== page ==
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Border Arrests On The Decline

The number of illegal immigrants caught trying to sneak into the United States has dropped since President Bush ordered the military to help tighten the border, the head of the Border Patrol said Tuesday.

Officials surmise that part of the reason is that fewer people are trying to enter the country because they're discouraged by the increase in efforts against them.

Immigrant rights advocates think the migrants may just be shifting entry points, crossing at more remote and dangerous areas.

Whichever it is, Border Patrol chief David V. Aguilar reported a 45 percent decline in the number of people arrested along the U.S.-Mexican border, when comparing the 69 days before Bush's mid-May announcement with the 69 days after.

That's a much greater decline than normally seen in the summer months, when temperatures rise dangerously and discourage some people from making the trip, officials said. The seasonal decrease was 27 percent last year and 29 percent in 2004, said Customs agency spokesman Michael Friel.

Aguilar spoke at a news conference with Lt. Gen. H. Steven Blum, chief of the National Guard, which is sending about 6,000 troops to help with logistics, communications and other duties and thus free up border agents to do more enforcement work.

"We are becoming more efficient," Aguilar said of the operation since troops began arriving.

Some 4,500 National Guardsmen are in place in California, New Mexico, Texas and Arizona, with the rest due Aug. 1, said Blum.

Their arrival so far has freed 250 border agents from support duties, a number expected to grow to about 580.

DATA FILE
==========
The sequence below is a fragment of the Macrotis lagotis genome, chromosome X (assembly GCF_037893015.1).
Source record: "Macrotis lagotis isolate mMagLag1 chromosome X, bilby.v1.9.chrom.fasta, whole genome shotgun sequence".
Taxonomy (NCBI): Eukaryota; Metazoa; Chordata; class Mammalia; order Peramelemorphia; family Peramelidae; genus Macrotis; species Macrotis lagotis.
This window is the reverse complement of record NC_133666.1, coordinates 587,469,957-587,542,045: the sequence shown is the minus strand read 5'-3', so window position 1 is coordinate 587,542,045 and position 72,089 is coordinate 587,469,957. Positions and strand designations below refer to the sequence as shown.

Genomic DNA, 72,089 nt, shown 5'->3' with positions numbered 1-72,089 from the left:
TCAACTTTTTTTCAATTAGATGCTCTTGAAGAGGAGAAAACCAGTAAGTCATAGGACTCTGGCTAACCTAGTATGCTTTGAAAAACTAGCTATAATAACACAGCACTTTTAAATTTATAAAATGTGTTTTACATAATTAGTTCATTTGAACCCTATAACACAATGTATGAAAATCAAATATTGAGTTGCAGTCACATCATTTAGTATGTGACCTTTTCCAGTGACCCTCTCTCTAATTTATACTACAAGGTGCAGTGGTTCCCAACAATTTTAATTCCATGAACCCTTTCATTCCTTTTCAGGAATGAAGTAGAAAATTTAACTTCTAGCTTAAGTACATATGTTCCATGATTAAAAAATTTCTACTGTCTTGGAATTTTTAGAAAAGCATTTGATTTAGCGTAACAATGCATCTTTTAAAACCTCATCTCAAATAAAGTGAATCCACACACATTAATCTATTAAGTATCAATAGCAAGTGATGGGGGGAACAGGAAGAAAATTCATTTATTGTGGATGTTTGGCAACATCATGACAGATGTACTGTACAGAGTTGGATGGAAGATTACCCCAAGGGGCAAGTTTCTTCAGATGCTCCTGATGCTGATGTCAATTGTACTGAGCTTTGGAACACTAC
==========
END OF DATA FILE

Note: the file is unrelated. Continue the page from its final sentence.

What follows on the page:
"It's positive, it's real," Aguilar said of the effort's effect.

The reported 45 percent decline was to 166,299 arrests during the 69 days after Bush's May 15 announcement, compared with 302,447 arrests during the 69 days before the announcement.

"We have more eyes and ears on the border, more agents and apprehensions are down," he said.

"I think it's logical to say that we are gaining control of that piece of the border," Friel said. "Something's going on."

Also Tuesday, two conservative Republicans proposed a new immigration bill that they hoped would help start negotiations between the House and Senate on immigration legislation.

The bill sponsored by Sen. Kay Bailey Hutchison, R-Texas, and Rep. Mike Pence, R-Ind., would set up privately run employment centers outside the United States. Illegal immigrants would have to leave the country and apply through the centers to return to the United States on work visas. Those would not operate until after the president has certified to Congress that the border is secure.

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